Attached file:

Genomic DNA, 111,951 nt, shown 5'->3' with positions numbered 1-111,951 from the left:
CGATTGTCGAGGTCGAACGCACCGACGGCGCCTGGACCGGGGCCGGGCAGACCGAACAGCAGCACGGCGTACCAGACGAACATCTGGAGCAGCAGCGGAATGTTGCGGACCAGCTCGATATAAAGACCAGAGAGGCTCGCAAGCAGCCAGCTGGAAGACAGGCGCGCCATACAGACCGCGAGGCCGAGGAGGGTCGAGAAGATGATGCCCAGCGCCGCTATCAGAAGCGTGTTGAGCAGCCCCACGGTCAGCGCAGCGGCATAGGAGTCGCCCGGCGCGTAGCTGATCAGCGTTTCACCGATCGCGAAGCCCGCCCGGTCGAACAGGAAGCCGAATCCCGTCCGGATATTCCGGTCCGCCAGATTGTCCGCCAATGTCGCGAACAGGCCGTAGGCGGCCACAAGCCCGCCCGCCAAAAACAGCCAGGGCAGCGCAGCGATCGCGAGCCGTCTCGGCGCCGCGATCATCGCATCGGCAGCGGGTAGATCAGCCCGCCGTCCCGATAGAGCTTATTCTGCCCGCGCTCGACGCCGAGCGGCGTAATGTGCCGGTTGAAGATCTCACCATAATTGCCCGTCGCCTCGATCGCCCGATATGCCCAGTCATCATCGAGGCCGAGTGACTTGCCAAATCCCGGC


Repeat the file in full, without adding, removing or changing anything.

Genomic DNA, 111,951 nt, shown 5'->3' with positions numbered 1-111,951 from the left:
CGATTGTCGAGGTCGAACGCACCGACGGCGCCTGGACCGGGGCCGGGCAGACCGAACAGCAGCACGGCGTACCAGACGAACATCTGGAGCAGCAGCGGAATGTTGCGGACCAGCTCGATATAAAGACCAGAGAGGCTCGCAAGCAGCCAGCTGGAAGACAGGCGCGCCATACAGACCGCGAGGCCGAGGAGGGTCGAGAAGATGATGCCCAGCGCCGCTATCAGAAGCGTGTTGAGCAGCCCCACGGTCAGCGCAGCGGCATAGGAGTCGCCCGGCGCGTAGCTGATCAGCGTTTCACCGATCGCGAAGCCCGCCCGGTCGAACAGGAAGCCGAATCCCGTCCGGATATTCCGGTCCGCCAGATTGTCCGCCAATGTCGCGAACAGGCCGTAGGCGGCCACAAGCCCGCCCGCCAAAAACAGCCAGGGCAGCGCAGCGATCGCGAGCCGTCTCGGCGCCGCGATCATCGCATCGGCAGCGGGTAGATCAGCCCGCCGTCCCGATAGAGCTTATTCTGCCCGCGCTCGACGCCGAGCGGCGTAATGTGCCGGTTGAAGATCTCACCATAATTGCCCGTCGCCTCGATCGCCCGATATGCCCAGTCATCATCGAGGCCGAGTGACTTGCCAAATCCCGGC